Simon Calder's Holiday Helpdesk: Am I really out of time for claiming on delayed flight?
Simon Calder’s career in travel started at Gatwick Airport, where he cleaned aircraft for Laker Airways and later worked as a security officer. He became The Independent’s Travel Correspondent in 1994, and is known as “the Man Who Pays His Way” because he does not accept free travel facilities. He writes across the Independent titles, as well as for the Evening Standard.
Tuesday 30 April 2013
Q. I have written to BA trying to claim for a delay in November 2006 from Gatwick to Madeira. They have written back to say as flight was more than 6 years ago I am now "out of time for pursuing a compensation claim". But I understood the EU ruling related to flights back to February 2005?
A. The airline is right. EU261, the legislation on passengers' rights, took effect in February 2005. Originally compensation was payable only for overbooking and cancellations, not delays. But case law established that delays over three hours counted as cancellations, entitling the passenger to between €250 and €600 (depending on the length of the flight) unless the airline could claim "extraordinary circumstances" led to the plane being late.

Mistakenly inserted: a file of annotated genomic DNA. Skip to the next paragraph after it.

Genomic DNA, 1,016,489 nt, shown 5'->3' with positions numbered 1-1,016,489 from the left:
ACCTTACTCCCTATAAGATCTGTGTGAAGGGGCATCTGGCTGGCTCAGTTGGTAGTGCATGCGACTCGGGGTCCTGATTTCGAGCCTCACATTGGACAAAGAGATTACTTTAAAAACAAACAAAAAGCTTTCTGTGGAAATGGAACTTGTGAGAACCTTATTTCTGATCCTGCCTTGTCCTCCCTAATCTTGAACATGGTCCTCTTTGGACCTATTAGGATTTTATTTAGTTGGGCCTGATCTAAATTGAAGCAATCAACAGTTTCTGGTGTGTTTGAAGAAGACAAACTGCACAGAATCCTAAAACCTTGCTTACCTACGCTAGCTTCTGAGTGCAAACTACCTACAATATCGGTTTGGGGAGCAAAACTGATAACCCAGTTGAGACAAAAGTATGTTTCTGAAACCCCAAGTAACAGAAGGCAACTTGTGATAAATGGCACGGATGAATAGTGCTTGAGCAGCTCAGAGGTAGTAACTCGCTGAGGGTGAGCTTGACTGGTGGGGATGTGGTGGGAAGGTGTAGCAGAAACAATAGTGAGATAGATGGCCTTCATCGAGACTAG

Retrospective claims are permitted, much to the fury of the airlines. But they are governed by the statute of limitations: six years in England and Wales, five years in Scotland. So, maddeningly, you miss the cut by a few months.
Incidentally, Thomson Airways claims its obligation extends back only two years, though there is dispute about its legal argument.
For anyone with a valid claim on the Gatwick-Funchal route, or any other service that was operated by GB Airways on behalf of BA, the appropriate route is to claim from easyJet, which bought GB and assumed its legal responsibilities at the same time.
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